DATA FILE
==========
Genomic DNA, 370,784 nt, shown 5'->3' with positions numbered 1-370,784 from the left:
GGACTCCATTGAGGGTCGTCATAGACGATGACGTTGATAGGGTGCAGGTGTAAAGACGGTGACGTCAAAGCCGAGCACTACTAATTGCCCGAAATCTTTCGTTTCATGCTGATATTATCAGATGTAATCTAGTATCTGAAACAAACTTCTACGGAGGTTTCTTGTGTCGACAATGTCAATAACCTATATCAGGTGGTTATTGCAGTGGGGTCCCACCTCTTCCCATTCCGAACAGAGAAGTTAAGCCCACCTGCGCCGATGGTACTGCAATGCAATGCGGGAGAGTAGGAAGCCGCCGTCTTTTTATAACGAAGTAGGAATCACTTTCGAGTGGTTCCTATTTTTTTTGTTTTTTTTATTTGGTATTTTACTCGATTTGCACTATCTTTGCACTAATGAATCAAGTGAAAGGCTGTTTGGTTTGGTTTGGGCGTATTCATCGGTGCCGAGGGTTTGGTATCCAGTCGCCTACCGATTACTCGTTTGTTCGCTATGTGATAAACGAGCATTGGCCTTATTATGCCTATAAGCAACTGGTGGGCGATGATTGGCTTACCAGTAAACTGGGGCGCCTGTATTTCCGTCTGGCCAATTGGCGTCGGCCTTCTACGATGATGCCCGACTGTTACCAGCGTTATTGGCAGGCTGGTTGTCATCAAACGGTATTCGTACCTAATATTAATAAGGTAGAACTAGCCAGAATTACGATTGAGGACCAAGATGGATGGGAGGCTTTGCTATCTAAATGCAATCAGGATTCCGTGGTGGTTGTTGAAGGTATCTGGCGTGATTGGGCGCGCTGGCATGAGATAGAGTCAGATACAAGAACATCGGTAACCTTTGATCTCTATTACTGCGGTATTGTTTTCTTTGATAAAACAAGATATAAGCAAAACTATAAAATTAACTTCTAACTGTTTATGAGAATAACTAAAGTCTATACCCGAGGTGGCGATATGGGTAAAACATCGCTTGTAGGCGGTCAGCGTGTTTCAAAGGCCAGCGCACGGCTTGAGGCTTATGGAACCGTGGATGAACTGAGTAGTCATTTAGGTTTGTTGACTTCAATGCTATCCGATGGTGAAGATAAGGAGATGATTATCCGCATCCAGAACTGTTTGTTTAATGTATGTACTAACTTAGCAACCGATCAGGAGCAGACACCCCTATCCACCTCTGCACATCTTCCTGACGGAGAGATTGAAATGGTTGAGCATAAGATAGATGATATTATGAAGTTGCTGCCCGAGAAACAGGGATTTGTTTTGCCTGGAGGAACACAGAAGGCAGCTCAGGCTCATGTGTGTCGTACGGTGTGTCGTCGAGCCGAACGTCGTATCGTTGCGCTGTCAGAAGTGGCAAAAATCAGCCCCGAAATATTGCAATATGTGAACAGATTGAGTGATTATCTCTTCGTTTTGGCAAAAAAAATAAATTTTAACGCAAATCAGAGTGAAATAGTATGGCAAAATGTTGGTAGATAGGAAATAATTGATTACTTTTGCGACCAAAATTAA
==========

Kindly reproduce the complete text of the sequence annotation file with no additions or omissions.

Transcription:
Genomic DNA, 370,784 nt, shown 5'->3' with positions numbered 1-370,784 from the left:
GGACTCCATTGAGGGTCGTCATAGACGATGACGTTGATAGGGTGCAGGTGTAAAGACGGTGACGTCAAAGCCGAGCACTACTAATTGCCCGAAATCTTTCGTTTCATGCTGATATTATCAGATGTAATCTAGTATCTGAAACAAACTTCTACGGAGGTTTCTTGTGTCGACAATGTCAATAACCTATATCAGGTGGTTATTGCAGTGGGGTCCCACCTCTTCCCATTCCGAACAGAGAAGTTAAGCCCACCTGCGCCGATGGTACTGCAATGCAATGCGGGAGAGTAGGAAGCCGCCGTCTTTTTATAACGAAGTAGGAATCACTTTCGAGTGGTTCCTATTTTTTTTGTTTTTTTTATTTGGTATTTTACTCGATTTGCACTATCTTTGCACTAATGAATCAAGTGAAAGGCTGTTTGGTTTGGTTTGGGCGTATTCATCGGTGCCGAGGGTTTGGTATCCAGTCGCCTACCGATTACTCGTTTGTTCGCTATGTGATAAACGAGCATTGGCCTTATTATGCCTATAAGCAACTGGTGGGCGATGATTGGCTTACCAGTAAACTGGGGCGCCTGTATTTCCGTCTGGCCAATTGGCGTCGGCCTTCTACGATGATGCCCGACTGTTACCAGCGTTATTGGCAGGCTGGTTGTCATCAAACGGTATTCGTACCTAATATTAATAAGGTAGAACTAGCCAGAATTACGATTGAGGACCAAGATGGATGGGAGGCTTTGCTATCTAAATGCAATCAGGATTCCGTGGTGGTTGTTGAAGGTATCTGGCGTGATTGGGCGCGCTGGCATGAGATAGAGTCAGATACAAGAACATCGGTAACCTTTGATCTCTATTACTGCGGTATTGTTTTCTTTGATAAAACAAGATATAAGCAAAACTATAAAATTAACTTCTAACTGTTTATGAGAATAACTAAAGTCTATACCCGAGGTGGCGATATGGGTAAAACATCGCTTGTAGGCGGTCAGCGTGTTTCAAAGGCCAGCGCACGGCTTGAGGCTTATGGAACCGTGGATGAACTGAGTAGTCATTTAGGTTTGTTGACTTCAATGCTATCCGATGGTGAAGATAAGGAGATGATTATCCGCATCCAGAACTGTTTGTTTAATGTATGTACTAACTTAGCAACCGATCAGGAGCAGACACCCCTATCCACCTCTGCACATCTTCCTGACGGAGAGATTGAAATGGTTGAGCATAAGATAGATGATATTATGAAGTTGCTGCCCGAGAAACAGGGATTTGTTTTGCCTGGAGGAACACAGAAGGCAGCTCAGGCTCATGTGTGTCGTACGGTGTGTCGTCGAGCCGAACGTCGTATCGTTGCGCTGTCAGAAGTGGCAAAAATCAGCCCCGAAATATTGCAATATGTGAACAGATTGAGTGATTATCTCTTCGTTTTGGCAAAAAAAATAAATTTTAACGCAAATCAGAGTGAAATAGTATGGCAAAATGTTGGTAGATAGGAAATAATTGATTACTTTTGCGACCAAAATTAA